Yokosuka Research Park
Like Stanford University Park in Silicon Valley or Sophia Antipolis in France, the concept of YRP was to create an international research development base for the world’s most advanced ICT technology. Today, the Park houses 6,000 research workers, many from overseas, and offers subsidized rental costs to attract new research enterprises such as the Beijing University of Posts and Telecommunications. All workers have access to broadband at speeds of up to 100 Mbps, nearly 400 times faster than typical consumer broadband in most countries. But thanks to policies of the national government, the impact of YRP extends far beyond its boundaries. Though until recently a laggard, Japan now ranks third in the world for penetration of broadband, a change driven by average retail prices of about US$25 per month for 12 Mbps of connectivity. Responding to a national e-Japan program, Yokosuka has invested about US$26 million over six years in e-government projects, including an electronic procurement system that is saving over US$30 million per year of taxpayer’s money and increased both the transparency and competitiveness of bidding. During a long period of economic stagnation in Japan, Yokosuka is leading the way toward a new model of growth for the world’s second-largest economy.
Mitaka is a suburb of Tokyo, home to 173,000 people in its 16.5 sq km (6.8 sq miles) of space. Before the Second World War, it was home to Japan’s aeronautical industry and many small and medium-size manufacturers, giving it an early reputation as a high-tech center. But in the 1950s, high-tech manufacturing moved to lower-cost sites, threatening Mitaka’s economic viability. Fortunately, the city also began to attract a different kind of organization: universities, corporate research centers and data centers. They were drawn by Mitaka’s proximity to Tokyo, its location in a low-risk area for earthquakes (important to data center operations), and by the remaining base of manufacturers, including JRC, a well-known and highly-regarded technology company. As a result, over the next decades, the city developed a social and political culture that prized technology and considered R&D of high importance.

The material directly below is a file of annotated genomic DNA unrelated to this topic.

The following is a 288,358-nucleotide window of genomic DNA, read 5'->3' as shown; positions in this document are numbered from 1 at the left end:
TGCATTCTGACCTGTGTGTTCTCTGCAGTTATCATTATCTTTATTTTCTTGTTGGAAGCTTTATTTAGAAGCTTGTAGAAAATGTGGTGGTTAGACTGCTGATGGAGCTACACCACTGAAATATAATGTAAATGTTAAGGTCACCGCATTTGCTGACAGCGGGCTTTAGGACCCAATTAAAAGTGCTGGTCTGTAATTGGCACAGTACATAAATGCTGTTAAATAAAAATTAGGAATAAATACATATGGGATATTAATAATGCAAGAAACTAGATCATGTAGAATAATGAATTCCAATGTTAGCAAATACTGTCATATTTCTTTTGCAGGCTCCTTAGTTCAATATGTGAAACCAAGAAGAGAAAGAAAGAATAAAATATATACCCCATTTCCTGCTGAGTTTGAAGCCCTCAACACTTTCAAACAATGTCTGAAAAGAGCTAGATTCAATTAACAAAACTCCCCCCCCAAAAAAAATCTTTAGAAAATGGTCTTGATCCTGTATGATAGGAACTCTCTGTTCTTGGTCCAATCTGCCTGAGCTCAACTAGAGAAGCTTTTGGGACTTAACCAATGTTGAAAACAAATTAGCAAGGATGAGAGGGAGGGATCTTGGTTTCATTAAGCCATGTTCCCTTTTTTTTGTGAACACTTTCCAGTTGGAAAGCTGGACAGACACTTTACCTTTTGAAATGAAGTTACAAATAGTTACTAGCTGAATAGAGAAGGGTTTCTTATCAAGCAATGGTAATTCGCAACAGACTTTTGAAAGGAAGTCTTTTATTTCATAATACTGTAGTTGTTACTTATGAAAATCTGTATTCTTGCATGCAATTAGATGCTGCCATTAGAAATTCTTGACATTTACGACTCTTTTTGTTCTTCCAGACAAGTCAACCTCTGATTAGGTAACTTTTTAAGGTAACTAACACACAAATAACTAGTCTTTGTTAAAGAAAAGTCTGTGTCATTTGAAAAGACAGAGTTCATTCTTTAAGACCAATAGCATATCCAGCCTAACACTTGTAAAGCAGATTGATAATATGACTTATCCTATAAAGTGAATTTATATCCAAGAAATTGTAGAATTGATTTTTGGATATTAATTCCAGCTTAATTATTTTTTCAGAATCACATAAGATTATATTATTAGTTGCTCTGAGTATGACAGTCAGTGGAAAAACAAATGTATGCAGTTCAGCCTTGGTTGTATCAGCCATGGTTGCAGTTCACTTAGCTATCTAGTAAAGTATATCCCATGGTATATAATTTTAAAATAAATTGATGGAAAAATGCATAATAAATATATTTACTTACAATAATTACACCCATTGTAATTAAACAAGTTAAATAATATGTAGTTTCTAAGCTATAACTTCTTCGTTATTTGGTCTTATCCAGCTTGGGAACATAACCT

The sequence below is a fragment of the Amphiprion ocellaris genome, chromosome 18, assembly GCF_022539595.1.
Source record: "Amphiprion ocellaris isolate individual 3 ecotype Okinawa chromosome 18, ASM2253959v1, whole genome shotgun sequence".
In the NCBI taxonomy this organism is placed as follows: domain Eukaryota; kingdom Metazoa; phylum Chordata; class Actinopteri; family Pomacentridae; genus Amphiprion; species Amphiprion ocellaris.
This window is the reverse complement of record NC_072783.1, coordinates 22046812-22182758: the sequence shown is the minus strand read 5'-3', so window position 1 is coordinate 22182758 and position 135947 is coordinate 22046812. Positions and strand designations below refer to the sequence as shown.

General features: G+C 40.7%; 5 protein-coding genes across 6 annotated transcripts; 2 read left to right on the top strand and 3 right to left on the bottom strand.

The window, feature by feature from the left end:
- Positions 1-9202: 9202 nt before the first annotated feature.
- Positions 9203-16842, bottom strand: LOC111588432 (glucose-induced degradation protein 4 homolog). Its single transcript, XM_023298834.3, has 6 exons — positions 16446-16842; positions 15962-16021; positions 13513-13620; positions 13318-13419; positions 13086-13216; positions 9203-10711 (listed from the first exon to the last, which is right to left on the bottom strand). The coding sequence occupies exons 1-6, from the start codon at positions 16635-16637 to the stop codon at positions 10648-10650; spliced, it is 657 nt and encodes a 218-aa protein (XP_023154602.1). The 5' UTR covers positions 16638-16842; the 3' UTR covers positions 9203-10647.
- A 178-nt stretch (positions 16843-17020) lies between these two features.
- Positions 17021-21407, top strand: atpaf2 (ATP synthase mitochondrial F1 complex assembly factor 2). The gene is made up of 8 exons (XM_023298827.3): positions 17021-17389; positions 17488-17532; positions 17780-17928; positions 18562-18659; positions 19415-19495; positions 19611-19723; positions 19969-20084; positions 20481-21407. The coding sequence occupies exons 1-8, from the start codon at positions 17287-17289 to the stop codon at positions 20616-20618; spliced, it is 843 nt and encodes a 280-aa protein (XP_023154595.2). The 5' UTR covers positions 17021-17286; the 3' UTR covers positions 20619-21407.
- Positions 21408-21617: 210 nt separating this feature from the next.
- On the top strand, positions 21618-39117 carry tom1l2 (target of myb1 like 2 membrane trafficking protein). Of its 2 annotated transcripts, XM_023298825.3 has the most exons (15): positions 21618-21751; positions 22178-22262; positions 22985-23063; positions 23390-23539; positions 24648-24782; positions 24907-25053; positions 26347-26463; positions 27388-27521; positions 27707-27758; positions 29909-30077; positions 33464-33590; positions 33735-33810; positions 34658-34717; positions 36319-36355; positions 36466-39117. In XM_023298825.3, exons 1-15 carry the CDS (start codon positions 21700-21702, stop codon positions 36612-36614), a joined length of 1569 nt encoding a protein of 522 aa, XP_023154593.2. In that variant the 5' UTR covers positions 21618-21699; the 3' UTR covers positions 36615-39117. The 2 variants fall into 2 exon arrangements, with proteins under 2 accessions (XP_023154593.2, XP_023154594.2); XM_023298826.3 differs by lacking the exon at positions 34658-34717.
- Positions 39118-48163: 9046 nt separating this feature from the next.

This culture stood Mitaka in good stead as the digital revolution began re-making the economy of Japan and of the world. In 1984, Mitaka became the first city in Japan to host a field test of fiber-to-the-home networking. In 1988, it served as a test bed for Japan’s first ISDN service and, in 1996, Musashin-Mitaka Cable Television became the first ISP in Japan to offer broadband at 10 Mbps. Today, Japan is a world leader in both broadband deployment (third in the world after South Korea and Canada) and broadband pricing, with some of the world’s lowest subscription costs. Even more important was a tradition of strong citizen participation, because it equipped Mitaka to respond flexibly and energetically to the challenges of a global economy. The current mayor, Keiko Kiyohara, came to her office after decades as a technology educator and leader of citizen groups. As the city has created development strategies, citizens have collaborated in planning, from transportation and public services to land use and communications.
In the late Nineties, Mitaka launched a “SOHO City Mitaka” program to promote further development of the small office/home office businesses that were an important part of its economy. An organization called the Mitaka Town Management Organization (MTMO) was founded to create a SOHO incubator. Its seven facilities today are home to 100 technology businesses. MTMO also provides business-matching programs and venture investment and other financial services to encourage business start-up and growth. In 2003, Mitaka launched a new public-private project called “Mitaka City of Tomorrow,” with a core team of 83 citizens and representatives from business, universities and government. The project is now engaged in national field testing of information home appliances and citizen e-projects. As early as 1989, Mitaka had introduced computer literacy classes for teachers and students. By the late Nineties, the city had connected its schools to broadband and the cable TV system and begun introducing digital materials and computers as learning tools. One example was a 2003 school project involving 1,400 students that experimented with a wireless network running at 52 Mbps. And the city has not neglected its post-school population. It has created a series of classes and activity groups to introduce senior citizens and parents to life on the Internet.
Research & Design Center
Today, Mitaka is home to research and data centers for Dentsu, IBM Japan, SECOM and a variety of Japanese government agencies. There are a total of 61 educational institutions in the city employing 3,000 academics and researchers, and a group of universities lead by HOSEI is creating a new Mitaka Network University set to open in 2005. Mitaka has continued its traditional role as a cluster for the design and manufacturing of precision and optical instruments, and has become the worldwide hub for production of “anime” cartoons, producing an estimated 75% of all anime seen around the globe.
Intelligent Community of the Year 2005
In a nation with thousands of years of recorded history, the city of Ichikawa is a newcomer, having been founded as a residential suburb of Tokyo only in 1934. Since then, Ichikawa has benefited economically from its location near Tokyo Central Railway Station and Japan's primary international airport at Narita. Population grew strongly as a result, reaching nearly a half million people today.